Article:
Under the cloak of charging banks for the costs they have imposed on the Treasury, the new coalition government has made a levy on banks one of its centrepieces. They echo the International Monetary Fund’s recent proposals for a levy on all financial institutions. Unfortunately, such a tax will simply give the government a licence to extract more money from citizens’ pockets.
Further bank taxes will not serve their ostensible purpose. Instead, they provide an escape route for governments — including our own — whose structural borrowing levels are perhaps the major cause of global
The IMF proposes a flat-rate levy on all financial institutions. At the time of writing, we have no details of the coalition’s plans but both the Conservatives and Liberal Democrats welcomed the IMF proposals. This tax, the IMF argues, may become risk-based over time — but don’t hold your breath. Everything about the plan smacks of a revenue-raising ruse. The IMF recognises efforts that have been made to reduce the cost of bank failure — such as providing for an orderly wind-up of a bust bank — but takes no proper account of those measures in recommending the size of the levy. Because the IMF believes that restricting the tax to banks would be difficult to manage, it suggests extending it to every financial institution: life insurance companies with their huge assets and safe business models would bear the cost of this levy too, as would hedge funds that are not implicated in the recent crash. The whole approach is reminiscent of teachers who used to cane a whole class because they could not work out who had been talking.
It does seem clear that the British government will not set up a fund for the proceeds of the levy to meet future costs of crisis resolution. But, if the levy were to go ahead, earmarking is vital. The rapacious appetite that governments have for taxpayers’ money knows no bounds. Indeed, the Conservative Party promised in its manifesto to use the proceeds for unrelated purposes. We seem to be in danger of treating banks as pariahs while assuming that governments are run by omniscient angels who will use this levy — and its proceeds — for purely beneficial or benign purposes.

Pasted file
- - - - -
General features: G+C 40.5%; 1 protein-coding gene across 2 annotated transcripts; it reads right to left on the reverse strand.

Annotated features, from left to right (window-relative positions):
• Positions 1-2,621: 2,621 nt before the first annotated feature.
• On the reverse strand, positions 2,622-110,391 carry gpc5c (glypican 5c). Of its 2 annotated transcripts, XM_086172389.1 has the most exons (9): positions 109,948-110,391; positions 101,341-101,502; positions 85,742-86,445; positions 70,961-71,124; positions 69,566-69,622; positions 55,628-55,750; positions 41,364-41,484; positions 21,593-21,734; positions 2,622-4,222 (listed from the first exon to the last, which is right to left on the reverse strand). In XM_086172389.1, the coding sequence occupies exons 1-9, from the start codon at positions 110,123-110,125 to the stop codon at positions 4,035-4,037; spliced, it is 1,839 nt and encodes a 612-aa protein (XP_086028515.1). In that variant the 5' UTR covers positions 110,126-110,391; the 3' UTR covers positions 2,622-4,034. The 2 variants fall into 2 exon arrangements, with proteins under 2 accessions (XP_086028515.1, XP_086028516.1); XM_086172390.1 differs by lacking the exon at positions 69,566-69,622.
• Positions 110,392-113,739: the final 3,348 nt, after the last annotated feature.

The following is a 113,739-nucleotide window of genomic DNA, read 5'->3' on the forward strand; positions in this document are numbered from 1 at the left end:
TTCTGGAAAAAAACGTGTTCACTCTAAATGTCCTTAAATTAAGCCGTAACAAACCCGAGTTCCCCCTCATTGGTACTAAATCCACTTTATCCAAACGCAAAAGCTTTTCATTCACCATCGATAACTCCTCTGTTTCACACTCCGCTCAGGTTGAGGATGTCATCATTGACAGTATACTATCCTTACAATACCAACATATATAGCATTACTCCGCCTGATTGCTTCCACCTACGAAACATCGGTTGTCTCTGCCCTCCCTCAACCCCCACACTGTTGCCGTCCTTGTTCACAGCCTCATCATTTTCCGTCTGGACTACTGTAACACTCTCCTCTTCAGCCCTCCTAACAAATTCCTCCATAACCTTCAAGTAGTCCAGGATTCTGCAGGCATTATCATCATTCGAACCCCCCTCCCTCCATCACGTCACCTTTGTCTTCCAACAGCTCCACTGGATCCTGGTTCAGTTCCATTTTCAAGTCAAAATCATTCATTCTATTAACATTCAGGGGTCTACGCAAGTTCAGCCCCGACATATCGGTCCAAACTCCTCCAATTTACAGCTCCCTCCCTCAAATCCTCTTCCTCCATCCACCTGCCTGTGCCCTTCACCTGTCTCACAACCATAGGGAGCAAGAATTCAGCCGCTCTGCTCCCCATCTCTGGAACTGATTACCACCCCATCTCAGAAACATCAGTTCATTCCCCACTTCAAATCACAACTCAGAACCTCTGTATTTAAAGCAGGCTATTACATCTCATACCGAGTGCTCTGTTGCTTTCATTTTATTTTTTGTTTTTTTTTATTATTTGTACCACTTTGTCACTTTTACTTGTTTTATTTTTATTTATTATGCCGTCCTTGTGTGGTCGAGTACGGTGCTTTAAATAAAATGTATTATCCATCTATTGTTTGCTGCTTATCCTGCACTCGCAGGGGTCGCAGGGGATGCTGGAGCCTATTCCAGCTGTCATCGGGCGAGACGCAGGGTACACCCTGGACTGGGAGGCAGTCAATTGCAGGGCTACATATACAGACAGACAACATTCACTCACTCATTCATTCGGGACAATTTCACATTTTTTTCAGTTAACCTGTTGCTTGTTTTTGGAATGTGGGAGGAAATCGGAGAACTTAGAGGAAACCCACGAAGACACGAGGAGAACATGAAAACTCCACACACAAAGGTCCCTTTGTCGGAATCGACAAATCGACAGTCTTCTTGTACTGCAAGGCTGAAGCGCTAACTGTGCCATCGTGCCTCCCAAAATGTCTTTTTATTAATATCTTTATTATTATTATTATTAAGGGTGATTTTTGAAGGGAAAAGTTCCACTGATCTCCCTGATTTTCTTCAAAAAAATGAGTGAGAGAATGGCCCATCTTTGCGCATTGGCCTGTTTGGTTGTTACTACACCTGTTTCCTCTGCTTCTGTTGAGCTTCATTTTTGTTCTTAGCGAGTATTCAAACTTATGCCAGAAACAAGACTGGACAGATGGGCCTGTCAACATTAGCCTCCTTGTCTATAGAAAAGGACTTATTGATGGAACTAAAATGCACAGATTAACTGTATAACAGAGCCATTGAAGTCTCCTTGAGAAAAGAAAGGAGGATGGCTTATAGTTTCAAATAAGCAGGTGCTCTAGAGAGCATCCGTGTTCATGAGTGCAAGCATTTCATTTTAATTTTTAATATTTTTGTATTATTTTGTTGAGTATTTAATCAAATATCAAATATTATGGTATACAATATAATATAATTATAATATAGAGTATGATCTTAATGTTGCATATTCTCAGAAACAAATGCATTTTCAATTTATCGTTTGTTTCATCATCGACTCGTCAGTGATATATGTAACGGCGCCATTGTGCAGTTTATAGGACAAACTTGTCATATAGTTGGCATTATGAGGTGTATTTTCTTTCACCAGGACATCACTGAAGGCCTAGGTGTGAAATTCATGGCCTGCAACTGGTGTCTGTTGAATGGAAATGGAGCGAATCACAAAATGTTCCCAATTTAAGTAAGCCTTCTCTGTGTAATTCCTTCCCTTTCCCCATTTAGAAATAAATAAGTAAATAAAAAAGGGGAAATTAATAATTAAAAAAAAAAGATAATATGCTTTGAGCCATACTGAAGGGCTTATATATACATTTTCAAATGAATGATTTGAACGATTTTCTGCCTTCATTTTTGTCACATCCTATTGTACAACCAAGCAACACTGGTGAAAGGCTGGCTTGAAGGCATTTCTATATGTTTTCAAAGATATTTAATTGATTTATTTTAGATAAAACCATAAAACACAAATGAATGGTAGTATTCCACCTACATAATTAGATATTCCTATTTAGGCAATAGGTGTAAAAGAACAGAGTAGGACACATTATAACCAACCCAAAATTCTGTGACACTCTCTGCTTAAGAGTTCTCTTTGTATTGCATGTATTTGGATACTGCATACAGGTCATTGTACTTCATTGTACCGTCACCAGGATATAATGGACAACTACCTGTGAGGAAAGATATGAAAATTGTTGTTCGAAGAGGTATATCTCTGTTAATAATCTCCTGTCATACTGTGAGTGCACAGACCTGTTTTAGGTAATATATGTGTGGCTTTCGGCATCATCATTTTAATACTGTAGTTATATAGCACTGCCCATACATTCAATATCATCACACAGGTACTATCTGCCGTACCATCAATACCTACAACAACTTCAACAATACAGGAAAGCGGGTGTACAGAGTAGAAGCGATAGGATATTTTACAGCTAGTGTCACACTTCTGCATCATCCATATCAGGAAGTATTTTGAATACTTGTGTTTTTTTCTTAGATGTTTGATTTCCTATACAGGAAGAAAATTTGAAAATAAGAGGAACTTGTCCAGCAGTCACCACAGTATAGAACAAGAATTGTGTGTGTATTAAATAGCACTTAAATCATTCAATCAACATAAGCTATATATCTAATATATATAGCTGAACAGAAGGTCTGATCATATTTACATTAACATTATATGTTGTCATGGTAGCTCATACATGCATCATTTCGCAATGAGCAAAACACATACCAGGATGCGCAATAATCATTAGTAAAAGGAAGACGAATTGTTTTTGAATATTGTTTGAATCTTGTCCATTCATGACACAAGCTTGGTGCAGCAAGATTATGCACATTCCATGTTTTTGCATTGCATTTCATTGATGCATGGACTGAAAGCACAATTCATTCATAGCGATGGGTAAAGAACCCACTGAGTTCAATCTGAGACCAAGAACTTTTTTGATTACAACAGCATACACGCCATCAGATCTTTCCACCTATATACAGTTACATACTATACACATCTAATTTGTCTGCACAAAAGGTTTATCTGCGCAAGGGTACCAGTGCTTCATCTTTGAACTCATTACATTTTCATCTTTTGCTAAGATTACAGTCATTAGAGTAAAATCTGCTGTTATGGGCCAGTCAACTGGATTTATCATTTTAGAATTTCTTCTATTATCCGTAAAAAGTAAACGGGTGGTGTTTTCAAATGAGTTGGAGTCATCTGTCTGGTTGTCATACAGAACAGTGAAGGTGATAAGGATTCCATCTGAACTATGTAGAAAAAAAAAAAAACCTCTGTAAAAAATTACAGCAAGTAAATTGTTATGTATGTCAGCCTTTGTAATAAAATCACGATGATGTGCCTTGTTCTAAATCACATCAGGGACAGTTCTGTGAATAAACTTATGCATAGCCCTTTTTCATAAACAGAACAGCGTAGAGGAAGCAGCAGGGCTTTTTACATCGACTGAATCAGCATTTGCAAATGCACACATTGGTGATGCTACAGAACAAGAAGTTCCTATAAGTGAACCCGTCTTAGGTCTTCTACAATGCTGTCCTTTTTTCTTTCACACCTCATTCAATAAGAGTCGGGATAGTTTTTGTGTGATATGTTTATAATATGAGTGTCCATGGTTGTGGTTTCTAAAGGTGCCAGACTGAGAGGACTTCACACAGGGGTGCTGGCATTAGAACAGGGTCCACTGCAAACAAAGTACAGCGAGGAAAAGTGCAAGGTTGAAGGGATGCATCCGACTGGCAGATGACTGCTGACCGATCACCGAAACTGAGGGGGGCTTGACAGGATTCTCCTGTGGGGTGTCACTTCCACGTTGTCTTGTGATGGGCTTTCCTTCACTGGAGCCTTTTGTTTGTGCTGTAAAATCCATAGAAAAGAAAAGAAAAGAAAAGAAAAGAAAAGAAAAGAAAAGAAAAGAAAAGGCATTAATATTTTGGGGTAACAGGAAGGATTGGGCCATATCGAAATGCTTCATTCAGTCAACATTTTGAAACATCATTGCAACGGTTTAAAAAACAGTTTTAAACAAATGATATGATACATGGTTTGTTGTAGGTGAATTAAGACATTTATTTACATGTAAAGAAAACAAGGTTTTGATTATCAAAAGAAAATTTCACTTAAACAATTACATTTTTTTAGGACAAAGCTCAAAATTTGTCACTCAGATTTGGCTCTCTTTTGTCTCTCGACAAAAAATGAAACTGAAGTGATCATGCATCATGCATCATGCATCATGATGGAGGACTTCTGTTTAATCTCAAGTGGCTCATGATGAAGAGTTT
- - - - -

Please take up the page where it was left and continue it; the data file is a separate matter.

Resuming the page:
The proposed levy on banks will, of course, be a levy on the public — that is on banks’ customers. A great success story of the 1980s and 1990s was the lowering of borrowing costs: spreads for secured borrowing, such as mortgages, declined markedly to the significant benefit of the majority of households. An important reason for this was the deregulation of banking, something that is now in danger.
Politicians should ensure that the legal framework for banks is such that bailouts do not happen and the sector does not impose costs on taxpayers. I do not support the particular Lib Dem proposals for trying to ensure this but they did, at least, argue in their manifesto that the levy would cease when banking reform had taken place. The Conservatives made no such promise and, ominously, there is no reference to a temporary levy in the coalition document.
Instead of extracting money from banks’ customers we need governments — especially the US government — to stop encouraging irresponsibility by underwriting mortgages, encouraging securitisations, through weak personal bankruptcy laws, through tax systems that encourage gearing and by repeatedly bailing out failed financial institutions for political reasons. That requires real political courage to take on the vested interests: far more courage than levying another tax on the popular whipping boy of the day.